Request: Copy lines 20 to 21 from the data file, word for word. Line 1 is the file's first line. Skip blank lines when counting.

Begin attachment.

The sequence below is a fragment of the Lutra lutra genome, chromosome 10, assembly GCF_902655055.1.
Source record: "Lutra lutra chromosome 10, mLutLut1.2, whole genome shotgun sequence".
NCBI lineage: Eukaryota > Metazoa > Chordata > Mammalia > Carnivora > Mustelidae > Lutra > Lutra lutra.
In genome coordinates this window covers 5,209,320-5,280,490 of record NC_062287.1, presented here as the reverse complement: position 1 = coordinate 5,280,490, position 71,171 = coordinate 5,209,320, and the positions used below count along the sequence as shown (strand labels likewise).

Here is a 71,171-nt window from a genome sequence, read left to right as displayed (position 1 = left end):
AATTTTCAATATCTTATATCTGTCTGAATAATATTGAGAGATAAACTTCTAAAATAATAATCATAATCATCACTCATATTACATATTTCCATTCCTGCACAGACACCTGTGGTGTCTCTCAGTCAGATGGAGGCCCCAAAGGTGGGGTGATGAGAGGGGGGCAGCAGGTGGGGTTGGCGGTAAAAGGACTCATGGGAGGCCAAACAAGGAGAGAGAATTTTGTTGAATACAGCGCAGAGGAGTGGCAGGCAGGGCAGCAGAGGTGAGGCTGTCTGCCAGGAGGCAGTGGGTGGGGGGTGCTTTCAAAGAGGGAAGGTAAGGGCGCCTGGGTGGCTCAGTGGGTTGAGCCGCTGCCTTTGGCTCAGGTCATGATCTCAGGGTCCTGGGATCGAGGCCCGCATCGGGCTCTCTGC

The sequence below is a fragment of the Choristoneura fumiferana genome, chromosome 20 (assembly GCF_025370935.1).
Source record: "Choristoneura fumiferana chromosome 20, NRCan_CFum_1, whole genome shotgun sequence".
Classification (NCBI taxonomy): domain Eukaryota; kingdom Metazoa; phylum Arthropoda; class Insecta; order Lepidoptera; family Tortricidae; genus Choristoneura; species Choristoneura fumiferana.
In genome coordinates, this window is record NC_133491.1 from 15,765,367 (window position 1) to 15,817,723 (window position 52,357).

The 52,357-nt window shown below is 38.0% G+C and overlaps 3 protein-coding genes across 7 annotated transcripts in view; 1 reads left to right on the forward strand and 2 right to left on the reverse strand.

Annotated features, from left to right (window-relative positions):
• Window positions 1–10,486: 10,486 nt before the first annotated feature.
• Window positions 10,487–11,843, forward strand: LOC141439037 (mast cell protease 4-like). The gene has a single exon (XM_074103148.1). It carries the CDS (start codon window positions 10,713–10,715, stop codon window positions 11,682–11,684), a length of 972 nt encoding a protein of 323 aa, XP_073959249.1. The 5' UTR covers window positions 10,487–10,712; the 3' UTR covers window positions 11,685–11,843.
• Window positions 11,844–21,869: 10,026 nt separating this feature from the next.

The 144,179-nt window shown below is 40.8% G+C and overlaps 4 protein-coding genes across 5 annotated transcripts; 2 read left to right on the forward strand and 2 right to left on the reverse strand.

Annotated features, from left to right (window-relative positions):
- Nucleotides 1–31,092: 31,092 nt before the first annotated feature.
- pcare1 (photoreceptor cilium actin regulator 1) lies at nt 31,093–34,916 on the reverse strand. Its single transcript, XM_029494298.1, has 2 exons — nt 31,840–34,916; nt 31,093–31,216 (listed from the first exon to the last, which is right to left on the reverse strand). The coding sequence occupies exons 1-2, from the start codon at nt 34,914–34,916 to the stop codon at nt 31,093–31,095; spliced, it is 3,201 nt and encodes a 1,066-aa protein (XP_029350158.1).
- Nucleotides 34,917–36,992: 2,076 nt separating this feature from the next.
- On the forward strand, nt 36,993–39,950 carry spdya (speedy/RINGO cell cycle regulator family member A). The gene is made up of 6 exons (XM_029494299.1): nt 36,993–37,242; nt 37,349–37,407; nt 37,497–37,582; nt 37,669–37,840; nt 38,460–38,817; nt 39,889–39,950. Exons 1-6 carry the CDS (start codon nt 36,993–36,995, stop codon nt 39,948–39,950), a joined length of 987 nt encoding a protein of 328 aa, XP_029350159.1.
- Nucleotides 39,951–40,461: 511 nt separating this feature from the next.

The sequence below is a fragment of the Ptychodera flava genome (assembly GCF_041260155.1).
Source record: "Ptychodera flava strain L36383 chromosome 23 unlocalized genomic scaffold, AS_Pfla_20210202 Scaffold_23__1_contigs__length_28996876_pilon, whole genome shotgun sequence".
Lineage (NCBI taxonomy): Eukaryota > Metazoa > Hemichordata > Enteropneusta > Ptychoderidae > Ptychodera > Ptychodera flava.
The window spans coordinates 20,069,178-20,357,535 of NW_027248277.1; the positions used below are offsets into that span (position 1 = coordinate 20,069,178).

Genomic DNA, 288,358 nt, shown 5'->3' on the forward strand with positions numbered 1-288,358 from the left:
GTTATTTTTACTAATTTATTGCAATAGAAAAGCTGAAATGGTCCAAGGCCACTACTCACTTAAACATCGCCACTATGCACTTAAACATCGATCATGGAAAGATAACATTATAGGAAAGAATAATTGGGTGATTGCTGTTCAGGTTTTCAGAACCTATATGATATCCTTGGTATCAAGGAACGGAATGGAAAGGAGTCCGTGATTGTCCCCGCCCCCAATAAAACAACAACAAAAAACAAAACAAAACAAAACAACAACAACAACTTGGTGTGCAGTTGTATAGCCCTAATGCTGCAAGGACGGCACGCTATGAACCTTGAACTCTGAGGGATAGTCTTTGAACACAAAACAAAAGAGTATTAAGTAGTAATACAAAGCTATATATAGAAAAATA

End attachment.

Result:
- Nucleotides 34,917–36,992: 2,076 nt separating this feature from the next.
- On the forward strand, nt 36,993–39,950 carry spdya (speedy/RINGO cell cycle regulator family member A). The gene is made up of 6 exons (XM_029494299.1): nt 36,993–37,242; nt 37,349–37,407; nt 37,497–37,582; nt 37,669–37,840; nt 38,460–38,817; nt 39,889–39,950. Exons 1-6 carry the CDS (start codon nt 36,993–36,995, stop codon nt 39,948–39,950), a joined length of 987 nt encoding a protein of 328 aa, XP_029350159.1.